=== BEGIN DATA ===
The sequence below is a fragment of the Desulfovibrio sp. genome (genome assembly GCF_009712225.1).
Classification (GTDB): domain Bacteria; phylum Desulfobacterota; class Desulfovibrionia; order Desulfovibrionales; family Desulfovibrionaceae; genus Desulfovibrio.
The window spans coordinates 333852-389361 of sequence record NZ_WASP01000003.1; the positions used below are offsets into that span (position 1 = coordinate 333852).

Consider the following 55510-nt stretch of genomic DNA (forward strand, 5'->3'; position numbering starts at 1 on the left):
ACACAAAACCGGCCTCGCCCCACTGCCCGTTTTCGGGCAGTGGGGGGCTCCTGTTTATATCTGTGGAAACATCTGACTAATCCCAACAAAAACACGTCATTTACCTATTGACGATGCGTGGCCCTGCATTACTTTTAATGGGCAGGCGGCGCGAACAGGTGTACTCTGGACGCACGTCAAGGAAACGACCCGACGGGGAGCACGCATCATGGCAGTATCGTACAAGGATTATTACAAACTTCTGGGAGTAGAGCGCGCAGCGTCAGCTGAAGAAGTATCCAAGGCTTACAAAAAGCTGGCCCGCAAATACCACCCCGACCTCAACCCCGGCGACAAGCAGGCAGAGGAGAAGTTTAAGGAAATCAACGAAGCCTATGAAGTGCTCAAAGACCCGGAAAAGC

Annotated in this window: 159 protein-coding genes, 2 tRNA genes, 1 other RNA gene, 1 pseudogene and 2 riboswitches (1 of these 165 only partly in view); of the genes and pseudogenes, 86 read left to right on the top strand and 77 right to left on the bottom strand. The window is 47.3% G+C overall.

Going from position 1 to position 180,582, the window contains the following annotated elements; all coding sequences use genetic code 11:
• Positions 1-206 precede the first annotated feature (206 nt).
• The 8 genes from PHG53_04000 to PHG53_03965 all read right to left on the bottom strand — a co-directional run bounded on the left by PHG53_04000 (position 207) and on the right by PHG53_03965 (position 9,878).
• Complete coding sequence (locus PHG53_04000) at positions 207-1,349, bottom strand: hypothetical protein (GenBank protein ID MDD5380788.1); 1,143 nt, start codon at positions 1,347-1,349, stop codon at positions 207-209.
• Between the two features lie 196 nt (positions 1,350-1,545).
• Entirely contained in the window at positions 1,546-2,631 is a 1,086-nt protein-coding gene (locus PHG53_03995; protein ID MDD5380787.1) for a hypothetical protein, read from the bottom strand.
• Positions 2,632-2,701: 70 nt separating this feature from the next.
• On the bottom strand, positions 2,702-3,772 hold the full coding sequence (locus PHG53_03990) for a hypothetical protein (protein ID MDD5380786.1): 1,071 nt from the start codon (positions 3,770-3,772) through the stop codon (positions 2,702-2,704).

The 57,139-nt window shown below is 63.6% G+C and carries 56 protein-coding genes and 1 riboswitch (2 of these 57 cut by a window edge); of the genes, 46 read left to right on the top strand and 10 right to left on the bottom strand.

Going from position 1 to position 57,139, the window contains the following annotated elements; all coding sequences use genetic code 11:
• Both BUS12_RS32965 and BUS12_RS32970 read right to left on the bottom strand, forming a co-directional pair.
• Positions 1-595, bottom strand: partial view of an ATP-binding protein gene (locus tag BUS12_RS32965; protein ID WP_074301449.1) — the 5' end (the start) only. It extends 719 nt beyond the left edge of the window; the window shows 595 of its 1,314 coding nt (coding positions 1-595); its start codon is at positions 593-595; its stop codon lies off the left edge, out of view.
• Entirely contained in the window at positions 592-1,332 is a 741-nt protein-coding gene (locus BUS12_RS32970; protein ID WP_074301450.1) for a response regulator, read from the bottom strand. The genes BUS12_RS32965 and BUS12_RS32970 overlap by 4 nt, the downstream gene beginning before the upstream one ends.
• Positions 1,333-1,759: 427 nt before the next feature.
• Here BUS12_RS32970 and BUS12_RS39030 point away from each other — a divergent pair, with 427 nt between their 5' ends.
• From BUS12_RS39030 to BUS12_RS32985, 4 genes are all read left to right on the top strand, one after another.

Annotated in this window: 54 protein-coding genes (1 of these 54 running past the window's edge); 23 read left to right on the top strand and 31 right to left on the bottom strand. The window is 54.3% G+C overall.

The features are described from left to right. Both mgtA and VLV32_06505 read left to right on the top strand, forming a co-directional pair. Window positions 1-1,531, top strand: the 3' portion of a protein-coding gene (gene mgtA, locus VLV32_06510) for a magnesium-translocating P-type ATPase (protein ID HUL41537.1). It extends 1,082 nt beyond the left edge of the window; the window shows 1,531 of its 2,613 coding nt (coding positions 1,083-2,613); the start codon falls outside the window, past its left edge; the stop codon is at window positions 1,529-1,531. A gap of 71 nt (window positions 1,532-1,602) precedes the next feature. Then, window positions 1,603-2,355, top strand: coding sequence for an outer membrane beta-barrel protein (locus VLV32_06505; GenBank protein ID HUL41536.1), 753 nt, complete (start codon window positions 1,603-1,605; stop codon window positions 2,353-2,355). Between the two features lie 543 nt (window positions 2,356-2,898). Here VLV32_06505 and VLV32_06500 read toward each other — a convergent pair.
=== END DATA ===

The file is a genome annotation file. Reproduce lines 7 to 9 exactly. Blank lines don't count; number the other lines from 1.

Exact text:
Going from position 1 to position 180,582, the window contains the following annotated elements; all coding sequences use genetic code 11:
• Positions 1-206 precede the first annotated feature (206 nt).
• The 8 genes from PHG53_04000 to PHG53_03965 all read right to left on the bottom strand — a co-directional run bounded on the left by PHG53_04000 (position 207) and on the right by PHG53_03965 (position 9,878).